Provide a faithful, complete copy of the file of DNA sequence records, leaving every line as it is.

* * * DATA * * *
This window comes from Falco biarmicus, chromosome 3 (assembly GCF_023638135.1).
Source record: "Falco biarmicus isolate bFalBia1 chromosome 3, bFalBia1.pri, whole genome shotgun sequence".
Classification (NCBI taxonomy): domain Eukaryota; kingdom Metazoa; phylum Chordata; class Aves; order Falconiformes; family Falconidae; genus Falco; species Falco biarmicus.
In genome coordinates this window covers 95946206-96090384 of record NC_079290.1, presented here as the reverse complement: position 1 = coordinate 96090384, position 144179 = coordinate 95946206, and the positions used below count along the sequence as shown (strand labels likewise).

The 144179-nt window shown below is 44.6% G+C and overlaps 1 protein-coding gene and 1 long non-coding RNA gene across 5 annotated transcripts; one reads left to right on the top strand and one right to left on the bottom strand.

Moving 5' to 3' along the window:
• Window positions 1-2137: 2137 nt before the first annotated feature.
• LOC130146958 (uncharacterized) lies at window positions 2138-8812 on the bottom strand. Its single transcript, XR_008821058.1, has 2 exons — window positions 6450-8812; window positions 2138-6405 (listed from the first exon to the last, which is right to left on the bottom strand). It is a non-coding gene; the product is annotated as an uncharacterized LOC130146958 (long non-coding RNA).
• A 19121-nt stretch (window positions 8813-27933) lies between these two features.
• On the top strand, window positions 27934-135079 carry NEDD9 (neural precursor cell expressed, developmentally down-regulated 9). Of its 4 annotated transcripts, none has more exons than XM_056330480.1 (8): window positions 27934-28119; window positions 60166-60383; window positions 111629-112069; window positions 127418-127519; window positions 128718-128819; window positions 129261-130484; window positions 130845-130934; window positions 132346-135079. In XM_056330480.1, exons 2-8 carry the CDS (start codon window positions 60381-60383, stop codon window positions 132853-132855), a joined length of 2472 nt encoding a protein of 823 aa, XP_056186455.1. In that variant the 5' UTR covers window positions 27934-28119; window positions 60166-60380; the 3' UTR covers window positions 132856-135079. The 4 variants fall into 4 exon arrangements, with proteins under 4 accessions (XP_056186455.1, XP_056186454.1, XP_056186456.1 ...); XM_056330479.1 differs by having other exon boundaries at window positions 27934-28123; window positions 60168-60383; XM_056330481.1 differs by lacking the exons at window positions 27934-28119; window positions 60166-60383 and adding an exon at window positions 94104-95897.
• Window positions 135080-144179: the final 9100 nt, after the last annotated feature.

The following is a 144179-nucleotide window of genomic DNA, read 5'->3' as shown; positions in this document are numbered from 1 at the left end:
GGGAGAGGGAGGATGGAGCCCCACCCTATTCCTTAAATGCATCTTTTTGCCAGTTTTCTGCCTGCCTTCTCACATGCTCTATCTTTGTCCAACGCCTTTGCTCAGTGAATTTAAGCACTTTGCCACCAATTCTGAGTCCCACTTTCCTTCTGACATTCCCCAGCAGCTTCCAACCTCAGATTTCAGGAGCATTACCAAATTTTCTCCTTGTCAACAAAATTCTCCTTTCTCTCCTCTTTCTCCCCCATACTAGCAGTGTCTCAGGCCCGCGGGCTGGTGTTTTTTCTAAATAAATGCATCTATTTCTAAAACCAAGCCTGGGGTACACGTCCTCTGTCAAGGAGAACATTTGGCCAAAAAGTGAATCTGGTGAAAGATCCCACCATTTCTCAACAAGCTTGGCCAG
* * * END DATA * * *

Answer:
This window comes from Falco biarmicus, chromosome 3 (assembly GCF_023638135.1).
Source record: "Falco biarmicus isolate bFalBia1 chromosome 3, bFalBia1.pri, whole genome shotgun sequence".
Classification (NCBI taxonomy): domain Eukaryota; kingdom Metazoa; phylum Chordata; class Aves; order Falconiformes; family Falconidae; genus Falco; species Falco biarmicus.
In genome coordinates this window covers 95946206-96090384 of record NC_079290.1, presented here as the reverse complement: position 1 = coordinate 96090384, position 144179 = coordinate 95946206, and the positions used below count along the sequence as shown (strand labels likewise).

The 144179-nt window shown below is 44.6% G+C and overlaps 1 protein-coding gene and 1 long non-coding RNA gene across 5 annotated transcripts; one reads left to right on the top strand and one right to left on the bottom strand.

Moving 5' to 3' along the window:
• Window positions 1-2137: 2137 nt before the first annotated feature.
• LOC130146958 (uncharacterized) lies at window positions 2138-8812 on the bottom strand. Its single transcript, XR_008821058.1, has 2 exons — window positions 6450-8812; window positions 2138-6405 (listed from the first exon to the last, which is right to left on the bottom strand). It is a non-coding gene; the product is annotated as an uncharacterized LOC130146958 (long non-coding RNA).
• A 19121-nt stretch (window positions 8813-27933) lies between these two features.
• On the top strand, window positions 27934-135079 carry NEDD9 (neural precursor cell expressed, developmentally down-regulated 9). Of its 4 annotated transcripts, none has more exons than XM_056330480.1 (8): window positions 27934-28119; window positions 60166-60383; window positions 111629-112069; window positions 127418-127519; window positions 128718-128819; window positions 129261-130484; window positions 130845-130934; window positions 132346-135079. In XM_056330480.1, exons 2-8 carry the CDS (start codon window positions 60381-60383, stop codon window positions 132853-132855), a joined length of 2472 nt encoding a protein of 823 aa, XP_056186455.1. In that variant the 5' UTR covers window positions 27934-28119; window positions 60166-60380; the 3' UTR covers window positions 132856-135079. The 4 variants fall into 4 exon arrangements, with proteins under 4 accessions (XP_056186455.1, XP_056186454.1, XP_056186456.1 ...); XM_056330479.1 differs by having other exon boundaries at window positions 27934-28123; window positions 60168-60383; XM_056330481.1 differs by lacking the exons at window positions 27934-28119; window positions 60166-60383 and adding an exon at window positions 94104-95897.
• Window positions 135080-144179: the final 9100 nt, after the last annotated feature.

The following is a 144179-nucleotide window of genomic DNA, read 5'->3' as shown; positions in this document are numbered from 1 at the left end:
GGGAGAGGGAGGATGGAGCCCCACCCTATTCCTTAAATGCATCTTTTTGCCAGTTTTCTGCCTGCCTTCTCACATGCTCTATCTTTGTCCAACGCCTTTGCTCAGTGAATTTAAGCACTTTGCCACCAATTCTGAGTCCCACTTTCCTTCTGACATTCCCCAGCAGCTTCCAACCTCAGATTTCAGGAGCATTACCAAATTTTCTCCTTGTCAACAAAATTCTCCTTTCTCTCCTCTTTCTCCCCCATACTAGCAGTGTCTCAGGCCCGCGGGCTGGTGTTTTTTCTAAATAAATGCATCTATTTCTAAAACCAAGCCTGGGGTACACGTCCTCTGTCAAGGAGAACATTTGGCCAAAAAGTGAATCTGGTGAAAGATCCCACCATTTCTCAACAAGCTTGGCCAG